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is targeting those who may have a problem with “bank addiction” in its latest campaign, The promo, produced by Weber Marketing Group, has an overall tone that is wry and sassy, and is entertaining — all while successfully managing to push three different product offers.

Hi, I’m Carl and I’m an Addict

The campaign’s website features a series of seven videos about Carl, a bank addict. His mom, dad, brother, girlfriend and Dr. Footh, the moderator, conduct an intervention on Carl’s behalf. There are seven different episodes of mock bank intervention.

  • Episode 1 – Carl is ambushed by his family and the intervention is under way.
  • Episode 2 – The intervention isn’t going well. Carl is having bank withdrawals.
  • Episode 3 – The dark secret behind Carl’s bank addiction is revealed.
  • Episode 4 – Dr. Footh shares his own struggles with bank addiction.
  • Episode 5 – Dr. Footh’s Rorschach test puts Carl on the road to recovery.
  • Episode 6 – Dad shows Carl a video where a banker confesses to dirty tricks.
  • Episode 7 – Dr. Footh gets Carl to channel his bank rage at a pillow.

Each video is around a minute long.

When you hit the Bank Intervention website, make sure to notice the little details on the “Addison” brand retro-style TV with “Intervene-O-Vision.”

Three Product Offers

This isn’t another one of those fluffy social media projects disconnected from the bottom line. Addison Avenue’s campaign promotes three different products. There’s a account paying 3.51%, 60-month and Platinum Visa cards with cash back and

Tweet to Win

Anyone who sends a message using Twitter that contains “#bankintervention” is entered to win a $250 savings account from Addison Avenue. There’s a new winner every two weeks, and the contest is open to everyone. (Note: This Twitter contest strategy is one of many you’ll find in the Online Banking Report’s “Comprehensive Guide to Twitter for Financial Institutions.”)

One of the more into Addison Avenue’s Twitter contest.

There’s mentioning Addison Avenue’s special “#bankintervention” code (called a hashtag in Twitter). You can see all tweets containing #bankintervention by looking at these Twitter search results.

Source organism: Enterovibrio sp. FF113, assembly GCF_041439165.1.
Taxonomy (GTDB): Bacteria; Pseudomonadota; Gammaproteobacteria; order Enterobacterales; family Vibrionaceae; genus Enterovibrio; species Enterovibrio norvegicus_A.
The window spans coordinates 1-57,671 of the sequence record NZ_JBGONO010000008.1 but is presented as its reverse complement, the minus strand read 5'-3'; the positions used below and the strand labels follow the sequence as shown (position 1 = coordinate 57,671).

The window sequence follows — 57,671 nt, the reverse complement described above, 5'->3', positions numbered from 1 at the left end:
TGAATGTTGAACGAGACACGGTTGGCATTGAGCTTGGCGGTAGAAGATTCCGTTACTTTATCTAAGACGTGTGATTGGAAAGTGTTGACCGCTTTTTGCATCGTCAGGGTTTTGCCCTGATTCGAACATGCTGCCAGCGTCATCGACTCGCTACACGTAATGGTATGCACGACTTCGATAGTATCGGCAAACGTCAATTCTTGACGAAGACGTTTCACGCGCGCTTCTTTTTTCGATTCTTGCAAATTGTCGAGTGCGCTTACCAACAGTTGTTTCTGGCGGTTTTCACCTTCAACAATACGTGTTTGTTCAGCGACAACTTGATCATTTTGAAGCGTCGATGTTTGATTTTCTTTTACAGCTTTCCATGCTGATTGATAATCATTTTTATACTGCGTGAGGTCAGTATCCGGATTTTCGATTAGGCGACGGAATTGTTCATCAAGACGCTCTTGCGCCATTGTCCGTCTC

Key Question: Will any tweet containing the #bankintervention hashtag appear on the Bank Intervention website? Including those that may contain foul language or bash Addison Avenue?

At the Bank Intervention microsite, Addison Avenue also invites people on Twitter to

Bank Addiction Self-Exam

There’s a cute at, where all the answers to every question point to one, inevitable diagnosis: You have a problem with banks.

If questions are cheeky, the answers are even cheekier. Take question #2, “If you were to send your bank a monthly statement, what would you say?”

  • “Thanks for nothing…”
  • “Why hath thee forsaken me?”
  • “Kiss my assets goodbye!”
  • “I’m a lady, and ladies don’t swear.”
  • “How’s that bailout thing working out?”

A simple to determine if you have a problem with bank addiction.

5 Reasons

On the Bank Intervention website, Addison Avenue offers Those five reasons include:

  1. Transparency – We have nothing to hide. We post our financials every quarter — right in our branches. Take a look!
  2. Honesty – We are not greedy. We practice safe lending. We have not gotten into trouble for things we shouldn’t have been doing.
  3. Fairness – We won’t be changing rates or pulling back credit lines. Our products are fairly priced from the start — and they’ll stay that way.
  4. Customization – We’re not going to sell you what is right for us. What we will do is try to find a custom solution that works best for you.
  5. Stability – We will work with you through thick and thin. If you ever need help, chances are we can make adjustments

Marketing Support

This is a big campaign for Addison Avenue, who is doing everything from emails, running an aggressive schedule of online ads (shown below), to hiring a street team of Segway riders from


addison-ave-rorschach addison-ave-atm-fees




This article was originally published on October 1, 2009. All content © 2018 by The Financial Brand and may not be reproduced by any means without permission.


  1. Am I the only one that thinks the color (lime-ish yellow and brown) and texture mixtures (comic-esque dots a la Roy Lichtenstein against modern swirly lines) clash horribly in all of their collateral? I can appreciate all that went into the campaign and I want to like it…but visually it’s not working for me at all…

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